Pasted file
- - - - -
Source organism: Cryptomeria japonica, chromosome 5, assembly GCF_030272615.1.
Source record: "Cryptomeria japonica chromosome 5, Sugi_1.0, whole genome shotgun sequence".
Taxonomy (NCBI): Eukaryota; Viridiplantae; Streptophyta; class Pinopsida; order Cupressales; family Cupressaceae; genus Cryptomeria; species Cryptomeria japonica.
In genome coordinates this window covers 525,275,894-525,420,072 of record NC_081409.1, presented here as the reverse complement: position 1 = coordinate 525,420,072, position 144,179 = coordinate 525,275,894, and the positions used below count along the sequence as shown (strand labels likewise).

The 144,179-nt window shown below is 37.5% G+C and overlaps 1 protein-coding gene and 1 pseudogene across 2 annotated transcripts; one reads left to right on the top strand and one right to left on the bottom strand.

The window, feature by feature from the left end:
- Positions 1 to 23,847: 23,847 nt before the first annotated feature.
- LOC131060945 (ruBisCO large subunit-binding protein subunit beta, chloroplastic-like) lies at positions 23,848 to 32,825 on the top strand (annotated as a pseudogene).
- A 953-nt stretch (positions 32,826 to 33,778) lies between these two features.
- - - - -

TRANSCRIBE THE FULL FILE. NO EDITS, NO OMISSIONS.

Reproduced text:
Source organism: Cryptomeria japonica, chromosome 5, assembly GCF_030272615.1.
Source record: "Cryptomeria japonica chromosome 5, Sugi_1.0, whole genome shotgun sequence".
Taxonomy (NCBI): Eukaryota; Viridiplantae; Streptophyta; class Pinopsida; order Cupressales; family Cupressaceae; genus Cryptomeria; species Cryptomeria japonica.
In genome coordinates this window covers 525,275,894-525,420,072 of record NC_081409.1, presented here as the reverse complement: position 1 = coordinate 525,420,072, position 144,179 = coordinate 525,275,894, and the positions used below count along the sequence as shown (strand labels likewise).

The 144,179-nt window shown below is 37.5% G+C and overlaps 1 protein-coding gene and 1 pseudogene across 2 annotated transcripts; one reads left to right on the top strand and one right to left on the bottom strand.

The window, feature by feature from the left end:
- Positions 1 to 23,847: 23,847 nt before the first annotated feature.
- LOC131060945 (ruBisCO large subunit-binding protein subunit beta, chloroplastic-like) lies at positions 23,848 to 32,825 on the top strand (annotated as a pseudogene).
- A 953-nt stretch (positions 32,826 to 33,778) lies between these two features.